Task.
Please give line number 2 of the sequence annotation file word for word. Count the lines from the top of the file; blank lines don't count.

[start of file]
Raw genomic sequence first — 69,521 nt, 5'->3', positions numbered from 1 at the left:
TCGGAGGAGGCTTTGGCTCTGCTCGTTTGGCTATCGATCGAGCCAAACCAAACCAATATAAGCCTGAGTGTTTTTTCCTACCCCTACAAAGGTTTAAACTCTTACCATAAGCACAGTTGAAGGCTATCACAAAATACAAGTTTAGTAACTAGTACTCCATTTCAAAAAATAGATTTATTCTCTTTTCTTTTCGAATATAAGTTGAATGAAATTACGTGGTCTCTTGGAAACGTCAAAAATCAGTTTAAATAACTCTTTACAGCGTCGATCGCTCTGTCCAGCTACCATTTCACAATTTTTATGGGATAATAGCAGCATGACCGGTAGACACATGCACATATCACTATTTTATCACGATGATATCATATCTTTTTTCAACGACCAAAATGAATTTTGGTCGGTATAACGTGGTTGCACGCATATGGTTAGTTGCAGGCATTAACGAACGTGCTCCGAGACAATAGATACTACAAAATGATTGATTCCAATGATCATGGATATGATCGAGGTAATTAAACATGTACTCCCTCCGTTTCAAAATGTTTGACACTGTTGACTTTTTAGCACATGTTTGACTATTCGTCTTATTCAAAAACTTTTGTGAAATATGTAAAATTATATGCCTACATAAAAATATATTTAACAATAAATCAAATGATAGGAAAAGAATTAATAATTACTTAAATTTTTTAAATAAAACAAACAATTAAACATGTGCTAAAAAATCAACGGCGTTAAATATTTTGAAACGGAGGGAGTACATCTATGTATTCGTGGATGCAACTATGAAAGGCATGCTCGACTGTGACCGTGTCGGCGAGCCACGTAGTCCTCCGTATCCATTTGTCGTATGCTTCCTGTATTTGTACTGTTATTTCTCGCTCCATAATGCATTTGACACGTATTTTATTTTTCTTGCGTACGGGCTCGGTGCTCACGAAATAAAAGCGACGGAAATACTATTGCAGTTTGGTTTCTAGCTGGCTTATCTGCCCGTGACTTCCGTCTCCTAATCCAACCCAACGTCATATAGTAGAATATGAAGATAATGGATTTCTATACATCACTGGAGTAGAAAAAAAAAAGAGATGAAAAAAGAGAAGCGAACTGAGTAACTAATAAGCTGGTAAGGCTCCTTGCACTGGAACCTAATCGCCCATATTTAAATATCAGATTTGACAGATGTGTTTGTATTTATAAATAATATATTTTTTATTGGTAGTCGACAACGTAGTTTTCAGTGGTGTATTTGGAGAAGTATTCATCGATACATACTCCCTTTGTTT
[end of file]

TCGGAGGAGGCTTTGGCTCTGCTCGTTTGGCTATCGATCGAGCCAAACCAAACCAATATAAGCCTGAGTGTTTTTTCCTACCCCTACAAAGGTTTAAACTCTTACCATAAGCACAGTTGAAGGCTATCACAAAATACAAGTTTAGTAACTAGTACTCCATTTCAAAAAATAGATTTATTCTCTTTTCTTTTCGAATATAAGTTGAATGAAATTACGTGGTCTCTTGGAAACGTCAAAAATCAGTTTAAATAACTCTTTACAGCGTCGATCGCTCTGTCCAGCTACCATTTCACAATTTTTATGGGATAATAGCAGCATGACCGGTAGACACATGCACATATCACTATTTTATCACGATGATATCATATCTTTTTTCAACGACCAAAATGAATTTTGGTCGGTATAACGTGGTTGCACGCATATGGTTAGTTGCAGGCATTAACGAACGTGCTCCGAGACAATAGATACTACAAAATGATTGATTCCAATGATCATGGATATGATCGAGGTAATTAAACATGTACTCCCTCCGTTTCAAAATGTTTGACACTGTTGACTTTTTAGCACATGTTTGACTATTCGTCTTATTCAAAAACTTTTGTGAAATATGTAAAATTATATGCCTACATAAAAATATATTTAACAATAAATCAAATGATAGGAAAAGAATTAATAATTACTTAAATTTTTTAAATAAAACAAACAATTAAACATGTGCTAAAAAATCAACGGCGTTAAATATTTTGAAACGGAGGGAGTACATCTATGTATTCGTGGATGCAACTATGAAAGGCATGCTCGACTGTGACCGTGTCGGCGAGCCACGTAGTCCTCCGTATCCATTTGTCGTATGCTTCCTGTATTTGTACTGTTATTTCTCGCTCCATAATGCATTTGACACGTATTTTATTTTTCTTGCGTACGGGCTCGGTGCTCACGAAATAAAAGCGACGGAAATACTATTGCAGTTTGGTTTCTAGCTGGCTTATCTGCCCGTGACTTCCGTCTCCTAATCCAACCCAACGTCATATAGTAGAATATGAAGATAATGGATTTCTATACATCACTGGAGTAGAAAAAAAAAAGAGATGAAAAAAGAGAAGCGAACTGAGTAACTAATAAGCTGGTAAGGCTCCTTGCACTGGAACCTAATCGCCCATATTTAAATATCAGATTTGACAGATGTGTTTGTATTTATAAATAATATATTTTTTATTGGTAGTCGACAACGTAGTTTTCAGTGGTGTATTTGGAGAAGTATTCATCGATACATACTCCCTTTGTTT